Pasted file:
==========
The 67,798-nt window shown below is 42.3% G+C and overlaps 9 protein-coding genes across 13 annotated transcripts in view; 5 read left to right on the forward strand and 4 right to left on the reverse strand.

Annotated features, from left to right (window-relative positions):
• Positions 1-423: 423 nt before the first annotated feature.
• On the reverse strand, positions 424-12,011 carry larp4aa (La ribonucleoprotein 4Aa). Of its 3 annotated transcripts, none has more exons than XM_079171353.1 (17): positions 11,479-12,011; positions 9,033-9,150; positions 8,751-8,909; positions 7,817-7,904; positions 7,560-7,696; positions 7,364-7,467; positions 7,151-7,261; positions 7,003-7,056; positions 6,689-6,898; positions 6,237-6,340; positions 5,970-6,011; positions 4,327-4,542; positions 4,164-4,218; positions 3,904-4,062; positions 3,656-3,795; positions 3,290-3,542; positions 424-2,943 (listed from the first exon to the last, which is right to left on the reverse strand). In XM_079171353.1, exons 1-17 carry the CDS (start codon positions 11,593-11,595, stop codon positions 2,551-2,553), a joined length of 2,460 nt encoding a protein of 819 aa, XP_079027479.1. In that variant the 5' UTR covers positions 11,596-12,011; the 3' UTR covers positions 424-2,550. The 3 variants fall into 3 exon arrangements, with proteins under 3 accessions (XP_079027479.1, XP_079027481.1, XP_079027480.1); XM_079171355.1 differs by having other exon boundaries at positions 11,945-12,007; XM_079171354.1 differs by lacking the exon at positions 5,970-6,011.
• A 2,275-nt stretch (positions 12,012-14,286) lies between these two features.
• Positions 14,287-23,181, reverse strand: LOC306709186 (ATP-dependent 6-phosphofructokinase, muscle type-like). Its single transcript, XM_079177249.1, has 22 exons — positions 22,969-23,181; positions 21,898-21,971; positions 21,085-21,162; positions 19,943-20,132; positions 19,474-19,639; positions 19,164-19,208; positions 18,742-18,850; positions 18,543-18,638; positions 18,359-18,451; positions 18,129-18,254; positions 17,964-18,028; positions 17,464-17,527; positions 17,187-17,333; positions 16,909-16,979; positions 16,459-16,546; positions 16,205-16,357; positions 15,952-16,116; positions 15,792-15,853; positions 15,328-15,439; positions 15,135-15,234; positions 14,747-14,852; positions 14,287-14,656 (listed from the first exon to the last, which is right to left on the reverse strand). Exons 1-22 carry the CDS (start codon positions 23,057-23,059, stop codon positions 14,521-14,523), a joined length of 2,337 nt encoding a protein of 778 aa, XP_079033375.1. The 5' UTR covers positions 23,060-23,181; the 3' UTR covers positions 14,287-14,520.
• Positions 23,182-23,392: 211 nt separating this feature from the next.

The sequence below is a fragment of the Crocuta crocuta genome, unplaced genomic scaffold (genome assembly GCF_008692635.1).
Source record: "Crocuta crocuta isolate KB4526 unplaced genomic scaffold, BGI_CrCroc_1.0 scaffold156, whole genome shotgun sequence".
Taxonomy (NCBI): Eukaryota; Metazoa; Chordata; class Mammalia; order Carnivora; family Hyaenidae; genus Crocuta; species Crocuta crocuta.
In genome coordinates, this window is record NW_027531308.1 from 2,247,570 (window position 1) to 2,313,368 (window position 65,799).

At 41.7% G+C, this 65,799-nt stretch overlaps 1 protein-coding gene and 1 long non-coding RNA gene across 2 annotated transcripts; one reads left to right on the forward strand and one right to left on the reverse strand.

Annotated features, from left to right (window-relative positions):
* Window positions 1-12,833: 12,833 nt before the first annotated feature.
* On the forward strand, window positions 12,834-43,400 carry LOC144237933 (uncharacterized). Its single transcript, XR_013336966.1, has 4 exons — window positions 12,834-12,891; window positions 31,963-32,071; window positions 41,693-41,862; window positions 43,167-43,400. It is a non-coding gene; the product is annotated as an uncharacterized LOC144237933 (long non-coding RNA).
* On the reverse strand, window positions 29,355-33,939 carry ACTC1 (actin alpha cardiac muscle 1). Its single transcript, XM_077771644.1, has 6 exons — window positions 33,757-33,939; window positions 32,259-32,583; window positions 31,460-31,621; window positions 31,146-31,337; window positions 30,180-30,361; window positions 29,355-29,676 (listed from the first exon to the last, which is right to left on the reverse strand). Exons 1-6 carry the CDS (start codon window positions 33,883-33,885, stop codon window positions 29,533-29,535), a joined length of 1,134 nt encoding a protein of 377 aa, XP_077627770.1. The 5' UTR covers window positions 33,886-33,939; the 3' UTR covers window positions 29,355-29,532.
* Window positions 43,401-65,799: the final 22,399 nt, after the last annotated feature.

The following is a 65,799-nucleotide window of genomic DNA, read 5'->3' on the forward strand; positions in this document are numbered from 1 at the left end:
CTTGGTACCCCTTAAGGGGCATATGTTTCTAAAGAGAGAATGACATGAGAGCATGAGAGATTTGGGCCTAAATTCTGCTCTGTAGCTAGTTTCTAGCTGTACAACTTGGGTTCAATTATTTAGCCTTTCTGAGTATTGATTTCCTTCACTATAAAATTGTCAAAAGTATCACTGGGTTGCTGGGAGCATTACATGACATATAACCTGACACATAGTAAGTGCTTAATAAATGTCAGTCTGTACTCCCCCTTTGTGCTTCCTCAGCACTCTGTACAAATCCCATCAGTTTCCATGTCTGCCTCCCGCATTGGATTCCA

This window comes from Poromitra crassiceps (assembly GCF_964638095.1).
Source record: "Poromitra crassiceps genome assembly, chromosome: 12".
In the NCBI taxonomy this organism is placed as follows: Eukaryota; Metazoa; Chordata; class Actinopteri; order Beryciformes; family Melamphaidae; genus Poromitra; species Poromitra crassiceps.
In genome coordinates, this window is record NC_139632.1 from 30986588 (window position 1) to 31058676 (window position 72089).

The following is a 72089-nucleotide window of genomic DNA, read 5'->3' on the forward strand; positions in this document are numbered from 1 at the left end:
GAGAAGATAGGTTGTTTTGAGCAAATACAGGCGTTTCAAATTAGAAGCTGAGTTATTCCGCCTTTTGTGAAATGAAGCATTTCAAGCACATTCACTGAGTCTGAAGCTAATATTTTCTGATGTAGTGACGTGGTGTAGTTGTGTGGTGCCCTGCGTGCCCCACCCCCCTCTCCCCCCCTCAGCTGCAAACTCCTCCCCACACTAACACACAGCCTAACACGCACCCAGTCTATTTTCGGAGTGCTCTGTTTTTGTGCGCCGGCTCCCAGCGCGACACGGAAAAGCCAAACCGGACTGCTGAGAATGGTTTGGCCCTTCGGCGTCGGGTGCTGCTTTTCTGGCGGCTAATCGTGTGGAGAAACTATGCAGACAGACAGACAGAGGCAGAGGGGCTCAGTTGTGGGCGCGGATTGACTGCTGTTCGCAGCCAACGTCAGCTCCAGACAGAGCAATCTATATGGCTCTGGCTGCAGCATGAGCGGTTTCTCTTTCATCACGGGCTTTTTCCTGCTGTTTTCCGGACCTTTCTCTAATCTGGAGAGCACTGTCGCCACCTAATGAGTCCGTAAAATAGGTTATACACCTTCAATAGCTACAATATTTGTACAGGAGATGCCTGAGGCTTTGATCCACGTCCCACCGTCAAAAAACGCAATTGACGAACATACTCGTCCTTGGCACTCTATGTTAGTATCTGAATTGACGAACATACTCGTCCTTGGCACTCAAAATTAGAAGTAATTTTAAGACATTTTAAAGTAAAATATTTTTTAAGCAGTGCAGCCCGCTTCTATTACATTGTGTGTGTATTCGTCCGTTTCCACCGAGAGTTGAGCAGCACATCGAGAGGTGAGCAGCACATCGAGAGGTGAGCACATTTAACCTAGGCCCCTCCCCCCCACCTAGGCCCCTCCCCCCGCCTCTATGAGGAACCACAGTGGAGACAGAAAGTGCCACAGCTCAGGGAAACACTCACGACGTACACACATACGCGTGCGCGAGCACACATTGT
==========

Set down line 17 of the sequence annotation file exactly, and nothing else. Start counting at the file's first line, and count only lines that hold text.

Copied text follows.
* Window positions 43,401-65,799: the final 22,399 nt, after the last annotated feature.